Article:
Stand up: We and others fight the city for stricter laws, but they won't take a stand. The city won't say no and mean it. The builders and developers have the money and a strong lobby. Overbuilding also increases the tax base for the city. It has always been that the neighborhood has to fight for itself — unless you live where you pay an "association" to do it for you.


Historic Heights: Please consider the years of history that would be destroyed and attempt to understand why we feel so strongly about the unique historic area we live in. If you don't treasure "old," why would you live in the Heights area?


The difference: We moved into the Freeland because of the old-town feeling and history of this area. We all have restored and maintained our bungalows and we take great pride in our historic community. If you have never had that, you can't possibly appreciate or understand what we are fighting to preserve. We are not anti-builder, we are pro-Freeland Historic District. There is a difference.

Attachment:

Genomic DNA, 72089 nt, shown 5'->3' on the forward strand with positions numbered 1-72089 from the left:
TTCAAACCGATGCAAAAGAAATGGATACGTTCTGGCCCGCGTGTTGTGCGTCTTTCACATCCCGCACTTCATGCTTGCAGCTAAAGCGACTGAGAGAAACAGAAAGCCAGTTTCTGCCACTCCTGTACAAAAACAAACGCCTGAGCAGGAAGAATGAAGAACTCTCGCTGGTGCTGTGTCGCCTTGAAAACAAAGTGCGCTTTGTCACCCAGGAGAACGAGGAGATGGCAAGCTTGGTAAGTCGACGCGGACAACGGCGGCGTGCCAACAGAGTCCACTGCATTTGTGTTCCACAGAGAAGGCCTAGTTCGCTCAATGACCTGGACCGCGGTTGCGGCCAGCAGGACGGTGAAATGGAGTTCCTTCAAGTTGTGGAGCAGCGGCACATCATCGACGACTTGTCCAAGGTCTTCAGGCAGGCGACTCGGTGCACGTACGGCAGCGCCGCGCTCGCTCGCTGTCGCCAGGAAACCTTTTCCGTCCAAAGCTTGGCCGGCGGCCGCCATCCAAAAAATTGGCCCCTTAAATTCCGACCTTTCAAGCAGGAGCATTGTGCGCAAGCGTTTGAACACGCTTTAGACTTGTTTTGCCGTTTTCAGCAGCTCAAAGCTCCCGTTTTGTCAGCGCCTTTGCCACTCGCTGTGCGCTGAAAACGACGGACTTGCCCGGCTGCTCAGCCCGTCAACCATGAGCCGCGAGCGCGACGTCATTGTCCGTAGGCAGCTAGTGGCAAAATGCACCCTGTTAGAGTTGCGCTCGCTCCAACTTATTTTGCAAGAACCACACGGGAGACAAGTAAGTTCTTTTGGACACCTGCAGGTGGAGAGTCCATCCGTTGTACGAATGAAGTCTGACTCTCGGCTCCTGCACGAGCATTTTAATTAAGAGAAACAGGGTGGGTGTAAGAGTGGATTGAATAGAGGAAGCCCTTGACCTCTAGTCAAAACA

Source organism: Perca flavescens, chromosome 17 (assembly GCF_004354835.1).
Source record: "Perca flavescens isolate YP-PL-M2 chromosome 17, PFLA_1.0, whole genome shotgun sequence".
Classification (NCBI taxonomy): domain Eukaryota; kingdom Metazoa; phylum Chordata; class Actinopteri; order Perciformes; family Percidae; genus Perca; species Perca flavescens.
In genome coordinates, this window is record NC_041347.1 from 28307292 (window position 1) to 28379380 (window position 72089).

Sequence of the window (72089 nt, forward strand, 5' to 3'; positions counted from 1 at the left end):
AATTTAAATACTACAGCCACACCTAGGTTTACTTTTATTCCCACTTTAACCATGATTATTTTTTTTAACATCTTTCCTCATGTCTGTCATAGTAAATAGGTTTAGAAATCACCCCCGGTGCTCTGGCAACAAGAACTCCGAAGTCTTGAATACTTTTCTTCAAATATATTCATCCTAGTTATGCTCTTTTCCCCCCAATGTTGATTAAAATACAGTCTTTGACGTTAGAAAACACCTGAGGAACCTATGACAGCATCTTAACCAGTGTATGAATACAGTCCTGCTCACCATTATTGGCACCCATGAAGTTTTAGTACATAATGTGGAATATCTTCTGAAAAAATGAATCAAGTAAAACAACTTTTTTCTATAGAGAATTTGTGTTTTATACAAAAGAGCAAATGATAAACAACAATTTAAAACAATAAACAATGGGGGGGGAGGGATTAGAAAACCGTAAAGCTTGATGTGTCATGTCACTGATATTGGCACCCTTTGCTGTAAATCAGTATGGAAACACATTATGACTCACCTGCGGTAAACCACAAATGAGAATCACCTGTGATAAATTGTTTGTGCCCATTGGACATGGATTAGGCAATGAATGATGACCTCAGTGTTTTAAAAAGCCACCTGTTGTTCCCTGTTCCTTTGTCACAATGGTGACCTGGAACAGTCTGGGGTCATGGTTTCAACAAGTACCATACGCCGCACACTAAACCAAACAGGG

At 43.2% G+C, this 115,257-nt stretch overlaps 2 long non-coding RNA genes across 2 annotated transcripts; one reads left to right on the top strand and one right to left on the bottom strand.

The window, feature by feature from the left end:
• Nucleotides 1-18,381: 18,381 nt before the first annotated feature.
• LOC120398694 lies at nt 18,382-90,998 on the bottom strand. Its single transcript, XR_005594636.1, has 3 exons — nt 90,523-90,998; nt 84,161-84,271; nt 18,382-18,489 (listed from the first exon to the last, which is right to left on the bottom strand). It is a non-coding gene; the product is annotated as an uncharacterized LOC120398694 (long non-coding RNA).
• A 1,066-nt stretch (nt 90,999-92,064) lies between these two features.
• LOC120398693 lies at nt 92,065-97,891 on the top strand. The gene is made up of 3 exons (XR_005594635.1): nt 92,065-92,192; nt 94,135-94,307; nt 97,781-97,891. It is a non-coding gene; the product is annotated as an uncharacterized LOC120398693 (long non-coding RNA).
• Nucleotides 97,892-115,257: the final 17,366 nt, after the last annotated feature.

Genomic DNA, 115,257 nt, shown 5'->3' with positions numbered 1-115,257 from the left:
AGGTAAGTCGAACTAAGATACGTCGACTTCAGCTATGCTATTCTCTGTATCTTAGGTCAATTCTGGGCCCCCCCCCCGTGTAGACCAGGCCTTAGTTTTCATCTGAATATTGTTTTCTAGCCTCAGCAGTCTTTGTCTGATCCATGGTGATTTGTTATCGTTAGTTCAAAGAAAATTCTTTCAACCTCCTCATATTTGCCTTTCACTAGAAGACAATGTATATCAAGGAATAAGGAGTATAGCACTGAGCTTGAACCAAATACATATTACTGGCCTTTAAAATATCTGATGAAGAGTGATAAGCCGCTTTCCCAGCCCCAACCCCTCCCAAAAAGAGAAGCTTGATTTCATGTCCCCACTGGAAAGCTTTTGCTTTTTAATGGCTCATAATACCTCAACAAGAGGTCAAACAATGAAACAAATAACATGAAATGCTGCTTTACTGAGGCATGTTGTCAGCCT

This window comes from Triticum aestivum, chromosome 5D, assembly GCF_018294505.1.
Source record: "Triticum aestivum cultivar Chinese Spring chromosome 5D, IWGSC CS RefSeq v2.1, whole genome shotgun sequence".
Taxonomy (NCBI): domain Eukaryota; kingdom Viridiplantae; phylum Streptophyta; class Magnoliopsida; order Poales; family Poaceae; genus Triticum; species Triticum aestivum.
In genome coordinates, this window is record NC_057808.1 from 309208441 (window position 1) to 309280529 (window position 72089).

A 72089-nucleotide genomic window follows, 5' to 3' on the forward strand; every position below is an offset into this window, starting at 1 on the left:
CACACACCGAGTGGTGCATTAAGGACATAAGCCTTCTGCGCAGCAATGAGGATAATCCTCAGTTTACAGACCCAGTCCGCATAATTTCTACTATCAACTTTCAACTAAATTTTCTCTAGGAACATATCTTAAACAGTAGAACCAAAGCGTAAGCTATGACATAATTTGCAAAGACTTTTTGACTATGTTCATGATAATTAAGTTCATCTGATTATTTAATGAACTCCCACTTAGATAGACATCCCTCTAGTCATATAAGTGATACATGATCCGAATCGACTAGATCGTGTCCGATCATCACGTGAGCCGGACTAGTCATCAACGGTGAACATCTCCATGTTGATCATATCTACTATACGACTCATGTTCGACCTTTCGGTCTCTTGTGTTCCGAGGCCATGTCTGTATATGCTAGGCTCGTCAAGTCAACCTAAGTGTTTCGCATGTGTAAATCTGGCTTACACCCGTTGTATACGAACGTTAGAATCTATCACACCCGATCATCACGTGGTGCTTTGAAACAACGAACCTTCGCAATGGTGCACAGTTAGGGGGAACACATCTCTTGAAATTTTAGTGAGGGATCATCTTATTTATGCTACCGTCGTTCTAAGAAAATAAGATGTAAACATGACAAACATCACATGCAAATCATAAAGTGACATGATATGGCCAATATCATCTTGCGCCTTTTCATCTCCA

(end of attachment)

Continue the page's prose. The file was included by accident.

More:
Ms. Understood


In our story "Body Count" (by Thomas Rundle, April 2), we never should have said that the dogs used in the search for missing bodies were "FEMA-certified cadaver dogs" because there is no such designation.

As it turns out, the dog handlers were certified by the Federal Emergency Management Agency in live rescue operations. While FEMA itself does not do cadaver rescue, its certified handlers and the dogs they have trained can be used by other agencies — as was the case here.

The Houston Press regrets the error.

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